The Industrial Training Fund Act (as amended) requires all employers to pay their annual training contributions, which is one percent of their annual payroll, with the objective of ensuring that at all times, employers provide adequate training to their indigenous employees which training will improve on the employee’s skills and capacity.

Evidence of the mandatory training of employees must be communicated to the ITF Council before any application for refunds can be entertained by ITF.

The penalty for not making the ITF training contributions and actually training the employees is a fine of N500,000 for a first breach, and N1,000,000 for each subsequent breach.

The liability ascribed to the Chief Executive Officer, the Company Secretary and other principal officers of a company where such a company breaches the above provisions is a fine of N500,000 or two years imprisonment for a first breach; and two years imprisonment without the option of paying a fine for each subsequent breach.

A further penalty for the non-payment of the one per cent (1%) annual payroll training contribution to ITF is the additional fine of five per cent (5%) per annum of the amount or ITF contributions unremitted to ITF, added to each month or each year’s unremitted one per cent of employees’ total payroll, as the case may be. The Director General of the ITF is however authorised to waive this interest penalty if he or she thinks it is in the public interest to do so.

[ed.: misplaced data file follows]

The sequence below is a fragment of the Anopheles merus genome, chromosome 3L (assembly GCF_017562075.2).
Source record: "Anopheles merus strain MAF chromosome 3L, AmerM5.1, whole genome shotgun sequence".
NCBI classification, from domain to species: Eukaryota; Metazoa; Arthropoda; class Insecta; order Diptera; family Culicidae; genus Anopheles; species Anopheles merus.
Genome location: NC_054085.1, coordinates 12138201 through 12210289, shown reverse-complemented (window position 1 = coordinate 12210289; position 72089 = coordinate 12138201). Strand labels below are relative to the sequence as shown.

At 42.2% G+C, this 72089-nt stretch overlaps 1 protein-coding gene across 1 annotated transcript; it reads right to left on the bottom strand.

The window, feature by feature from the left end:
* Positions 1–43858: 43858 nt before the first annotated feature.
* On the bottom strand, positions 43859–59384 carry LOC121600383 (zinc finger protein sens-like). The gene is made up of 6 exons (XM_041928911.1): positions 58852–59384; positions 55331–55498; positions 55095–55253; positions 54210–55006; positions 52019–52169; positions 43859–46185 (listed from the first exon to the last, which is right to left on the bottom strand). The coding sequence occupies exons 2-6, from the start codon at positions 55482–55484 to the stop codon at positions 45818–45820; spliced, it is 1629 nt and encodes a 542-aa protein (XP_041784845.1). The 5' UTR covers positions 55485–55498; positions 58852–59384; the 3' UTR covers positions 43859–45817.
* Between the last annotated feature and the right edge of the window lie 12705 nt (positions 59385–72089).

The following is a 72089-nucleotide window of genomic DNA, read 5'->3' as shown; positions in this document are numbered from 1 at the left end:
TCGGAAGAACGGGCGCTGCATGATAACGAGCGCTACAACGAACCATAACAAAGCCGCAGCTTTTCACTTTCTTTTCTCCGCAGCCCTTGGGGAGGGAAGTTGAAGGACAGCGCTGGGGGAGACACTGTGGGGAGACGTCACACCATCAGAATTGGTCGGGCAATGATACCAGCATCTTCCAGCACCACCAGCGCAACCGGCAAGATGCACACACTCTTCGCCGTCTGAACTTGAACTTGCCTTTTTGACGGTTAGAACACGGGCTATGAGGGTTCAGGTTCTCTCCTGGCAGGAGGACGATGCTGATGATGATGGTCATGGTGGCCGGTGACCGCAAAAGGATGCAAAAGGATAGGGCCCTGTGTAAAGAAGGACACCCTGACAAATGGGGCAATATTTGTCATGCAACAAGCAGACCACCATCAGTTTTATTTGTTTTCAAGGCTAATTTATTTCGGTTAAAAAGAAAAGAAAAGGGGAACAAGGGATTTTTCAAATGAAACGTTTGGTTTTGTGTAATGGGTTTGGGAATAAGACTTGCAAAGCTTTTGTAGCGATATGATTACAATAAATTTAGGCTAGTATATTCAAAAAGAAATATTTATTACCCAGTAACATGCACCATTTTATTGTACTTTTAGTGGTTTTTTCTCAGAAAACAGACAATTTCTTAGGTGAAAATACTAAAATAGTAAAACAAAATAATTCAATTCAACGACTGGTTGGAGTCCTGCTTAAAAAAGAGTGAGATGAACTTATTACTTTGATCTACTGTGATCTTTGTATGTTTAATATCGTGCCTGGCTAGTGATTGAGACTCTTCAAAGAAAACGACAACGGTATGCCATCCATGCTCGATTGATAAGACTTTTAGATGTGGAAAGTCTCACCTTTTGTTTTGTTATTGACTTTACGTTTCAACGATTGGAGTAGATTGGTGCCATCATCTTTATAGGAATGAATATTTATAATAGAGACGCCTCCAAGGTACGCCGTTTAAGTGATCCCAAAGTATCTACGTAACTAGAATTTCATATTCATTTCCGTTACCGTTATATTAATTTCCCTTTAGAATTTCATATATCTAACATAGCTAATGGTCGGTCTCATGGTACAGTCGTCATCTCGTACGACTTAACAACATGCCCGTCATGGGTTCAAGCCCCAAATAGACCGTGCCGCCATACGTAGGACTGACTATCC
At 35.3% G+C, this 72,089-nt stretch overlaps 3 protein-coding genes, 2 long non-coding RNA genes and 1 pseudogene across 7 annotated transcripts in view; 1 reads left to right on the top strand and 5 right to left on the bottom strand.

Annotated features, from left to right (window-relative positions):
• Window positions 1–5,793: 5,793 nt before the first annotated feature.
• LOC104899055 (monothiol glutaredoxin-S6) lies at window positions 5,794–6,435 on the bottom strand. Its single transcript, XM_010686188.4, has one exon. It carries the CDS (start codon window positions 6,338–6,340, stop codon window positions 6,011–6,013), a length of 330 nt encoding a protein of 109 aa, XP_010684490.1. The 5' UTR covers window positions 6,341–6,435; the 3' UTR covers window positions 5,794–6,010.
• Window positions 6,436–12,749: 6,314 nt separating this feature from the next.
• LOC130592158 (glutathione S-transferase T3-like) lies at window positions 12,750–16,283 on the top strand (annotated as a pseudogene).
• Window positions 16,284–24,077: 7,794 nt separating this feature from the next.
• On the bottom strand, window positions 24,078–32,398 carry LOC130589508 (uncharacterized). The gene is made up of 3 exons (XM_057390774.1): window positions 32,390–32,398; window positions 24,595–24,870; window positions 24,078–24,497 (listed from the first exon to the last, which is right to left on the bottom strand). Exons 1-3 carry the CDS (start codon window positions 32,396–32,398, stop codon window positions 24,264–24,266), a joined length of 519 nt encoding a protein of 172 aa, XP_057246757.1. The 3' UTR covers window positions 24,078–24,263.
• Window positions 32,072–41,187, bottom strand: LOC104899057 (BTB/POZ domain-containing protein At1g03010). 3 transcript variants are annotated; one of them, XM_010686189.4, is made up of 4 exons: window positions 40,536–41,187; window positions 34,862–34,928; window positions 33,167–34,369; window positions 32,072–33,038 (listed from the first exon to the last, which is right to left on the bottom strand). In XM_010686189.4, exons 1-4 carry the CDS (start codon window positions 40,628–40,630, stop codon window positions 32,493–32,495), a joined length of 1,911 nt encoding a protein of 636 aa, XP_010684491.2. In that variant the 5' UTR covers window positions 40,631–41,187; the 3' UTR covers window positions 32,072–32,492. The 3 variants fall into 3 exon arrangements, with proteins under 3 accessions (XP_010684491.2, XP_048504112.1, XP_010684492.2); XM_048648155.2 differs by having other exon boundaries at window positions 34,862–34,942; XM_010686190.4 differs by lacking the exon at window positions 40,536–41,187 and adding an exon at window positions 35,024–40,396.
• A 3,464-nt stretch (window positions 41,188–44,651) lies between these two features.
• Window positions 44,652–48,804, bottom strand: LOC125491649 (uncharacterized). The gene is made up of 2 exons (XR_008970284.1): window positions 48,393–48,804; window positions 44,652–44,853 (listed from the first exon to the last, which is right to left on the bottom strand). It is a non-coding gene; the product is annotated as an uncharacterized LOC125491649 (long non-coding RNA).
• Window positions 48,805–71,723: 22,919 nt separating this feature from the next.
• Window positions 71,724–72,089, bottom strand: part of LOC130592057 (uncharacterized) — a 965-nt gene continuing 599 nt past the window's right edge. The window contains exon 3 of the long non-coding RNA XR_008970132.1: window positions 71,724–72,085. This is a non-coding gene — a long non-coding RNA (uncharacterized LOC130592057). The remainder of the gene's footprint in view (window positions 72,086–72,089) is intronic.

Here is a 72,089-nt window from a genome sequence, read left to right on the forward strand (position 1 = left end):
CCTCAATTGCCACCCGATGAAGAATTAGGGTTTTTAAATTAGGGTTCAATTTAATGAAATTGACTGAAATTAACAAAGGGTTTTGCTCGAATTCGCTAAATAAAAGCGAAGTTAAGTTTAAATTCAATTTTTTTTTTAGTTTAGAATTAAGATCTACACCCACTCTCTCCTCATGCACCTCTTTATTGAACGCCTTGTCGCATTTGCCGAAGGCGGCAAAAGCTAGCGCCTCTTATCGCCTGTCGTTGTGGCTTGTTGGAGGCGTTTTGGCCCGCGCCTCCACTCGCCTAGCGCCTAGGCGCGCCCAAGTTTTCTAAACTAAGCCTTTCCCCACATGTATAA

Recovery of Contributions

Contributions to the Industrial Training Fund, with any under-payment discovered, and their monetary penalties accruing are recoverable by civil action within a time-frame of six years from the date when the contribution became due.

Other Offences under ITF Act

Any employer who fails, neglects or refuses to furnish the required employees’ ITF returns is liable to have charged against it a best of judgment assessment that is appropriate for the employer to pay to the Fund.

Also, any person who knowingly or recklessly furnished any information or returns which is false, or who wilfully makes a false entry regarding contributions to the Fund shall be guilty of an offence which on conviction for a corporate body carries a fine of N500,000 for a first offence, and N1,000,000 for each subsequent offence.

The penalty for any principal officer of any company that commits any of the above mentioned offences is a fine of N50,000 or two years imprisonment for a first offence, and three years imprisonment without the option of a fine for each subsequent offence.


The impact of the Industrial Training Fund in the past three decades of its existence remains to be felt in both the private and the public sectors of the Nigerian economy. This is particularly highlighted by the deterioration in the educational standards in Nigeria.

Organised private sector will do well to promote and institutionalise the objectives of the industrial training fund as this will make Nigerian products and brands to be more competitive in the regional and international markets.

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Oserogho & Associates